Even the surface burning characteristics of cellulose may actually reflect favorable performance under fire conditions. The critical radiant flux test — the test most often used to brand cellulose as a fire hazard — is similar to the flame spread tests used to classify construction materials based on how far a flame front advances across the surface when it is heated and ignited.

Implicit in the logic behind such tests is the assumption that the material will keep burning until the fuel source is consumed. While this may be true with fabrics, wood-based and plastic boardstocks, and kraft-faced mineral fiber insulation batts it’s not the way cellulose behaves. Once the surface of a cellulose insulation layer is charred it no longer flames, and the charred material actually becomes a barrier against rapid combustion.


If organic materials are regarded as inherently unsafe most of the structural members and furnishings of virtually every home, most apartments and condominiums, and many commercial buildings are by definition unsafe. Cellulose, in fact, is arguably the safest organic building material since it is always treated with fire retardants.

Mineral fiber insulation will not burn. It’s made out of sand, rock, or slag. These are inorganic materials and they are non-combustible. Cellulose insulation is an organic material, and all organic materials are combustible to some extent. However, ascribing a fire hazard to cellulose as a “given” on the basis of this elementary fact of chemistry is a gross oversimplification of chemistry, construction, and fire science. Likewise, implying that noncombustible materials are inherently safe in a building environment is equally disingenuous.

According to Building Construction for Fire Suppression Forces, a publication of the National Fire Services Training Academy: “It is critical to recall that noncombustible does not mean ‘safe.’ And it certainly does not mean ‘fireproof.’ The concept of fire-resistance goes beyond that of noncombustibility. It refers to the capacity of a material or construction to withstand fire or give protection from it, characterized by its ability to confine a fire.”

The United States Consumer Products Safety Commission does not believe cellulose insulation is a hazardous product. Fire statistics do not support the claim that cellulose insulation is a hazardous product, and knowledgeable fire officials who have studied the matter agree. The preponderance of “real world” evidence indicates cellulose is a positive factor in residential building fire safety.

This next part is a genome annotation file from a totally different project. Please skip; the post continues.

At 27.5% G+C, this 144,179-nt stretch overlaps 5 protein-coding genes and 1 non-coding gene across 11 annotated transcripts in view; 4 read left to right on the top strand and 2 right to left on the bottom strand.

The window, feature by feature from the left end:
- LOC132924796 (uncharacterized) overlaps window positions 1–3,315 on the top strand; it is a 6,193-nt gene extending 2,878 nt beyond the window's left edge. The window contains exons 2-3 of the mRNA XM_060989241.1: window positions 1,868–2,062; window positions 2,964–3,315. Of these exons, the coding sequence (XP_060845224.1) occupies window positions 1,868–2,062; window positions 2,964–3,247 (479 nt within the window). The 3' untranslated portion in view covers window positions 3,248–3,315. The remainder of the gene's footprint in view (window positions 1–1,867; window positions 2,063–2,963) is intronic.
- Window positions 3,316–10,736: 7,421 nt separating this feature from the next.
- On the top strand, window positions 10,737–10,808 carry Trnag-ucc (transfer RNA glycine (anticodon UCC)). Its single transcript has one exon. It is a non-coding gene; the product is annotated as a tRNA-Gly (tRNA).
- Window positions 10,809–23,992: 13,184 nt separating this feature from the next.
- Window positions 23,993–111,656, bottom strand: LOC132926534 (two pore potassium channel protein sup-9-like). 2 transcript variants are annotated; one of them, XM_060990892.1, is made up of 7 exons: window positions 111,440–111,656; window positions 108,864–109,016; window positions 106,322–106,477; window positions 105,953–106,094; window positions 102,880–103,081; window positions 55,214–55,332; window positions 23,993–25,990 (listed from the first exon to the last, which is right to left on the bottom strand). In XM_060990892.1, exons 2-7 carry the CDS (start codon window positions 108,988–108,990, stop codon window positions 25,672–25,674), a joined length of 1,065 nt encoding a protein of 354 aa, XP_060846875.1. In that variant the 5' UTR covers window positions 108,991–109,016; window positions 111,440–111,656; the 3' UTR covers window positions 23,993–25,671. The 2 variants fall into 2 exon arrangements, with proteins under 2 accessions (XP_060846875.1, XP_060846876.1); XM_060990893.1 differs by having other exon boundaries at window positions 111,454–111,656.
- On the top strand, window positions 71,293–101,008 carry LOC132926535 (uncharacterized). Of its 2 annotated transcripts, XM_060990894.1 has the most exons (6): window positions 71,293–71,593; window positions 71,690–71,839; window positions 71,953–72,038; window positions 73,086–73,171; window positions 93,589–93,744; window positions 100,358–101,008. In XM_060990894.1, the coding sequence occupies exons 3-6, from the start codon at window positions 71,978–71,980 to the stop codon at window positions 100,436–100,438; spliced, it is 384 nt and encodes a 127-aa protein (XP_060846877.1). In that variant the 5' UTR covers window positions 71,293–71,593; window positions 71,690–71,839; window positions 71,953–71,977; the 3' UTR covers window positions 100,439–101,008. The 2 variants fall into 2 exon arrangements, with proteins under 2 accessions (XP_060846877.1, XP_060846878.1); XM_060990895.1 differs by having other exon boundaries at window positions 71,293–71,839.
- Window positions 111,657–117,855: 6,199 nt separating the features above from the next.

The vast majority of fire and insulation experts agree that proper installation of insulation, not the specific material used, determines the safety of the insulation system in any building.

The final word

The “cellulose as a fire hazard” story is nothing more than a negative marketing ploy by those promoting a product that apparently can’t be sold on its own merits. Cellulose insulation is an organic building material. Most materials found in homes and light commercial structures are organic and combustible. Cellulose, however, is the only common building material that is constantly characterised by competitors as a fire hazard. This is done in spite of the fact that cellulose insulation is the only building material that is always treated to be fire retardant, and in spite of demonstrably greater fire resistance of cellulose-insulated walls and ceilings.

Architects, contractors, and home owners should specify and buy insulation based on objective facts, not false fears created and perpetuated by those promoting competing materials. Cellulose is the most energy-efficient and fire-resistant insulation for residential and other light construction applications. Specifiers and buyers should not allow a fear-based negative marketing campaign to discourage them from using it.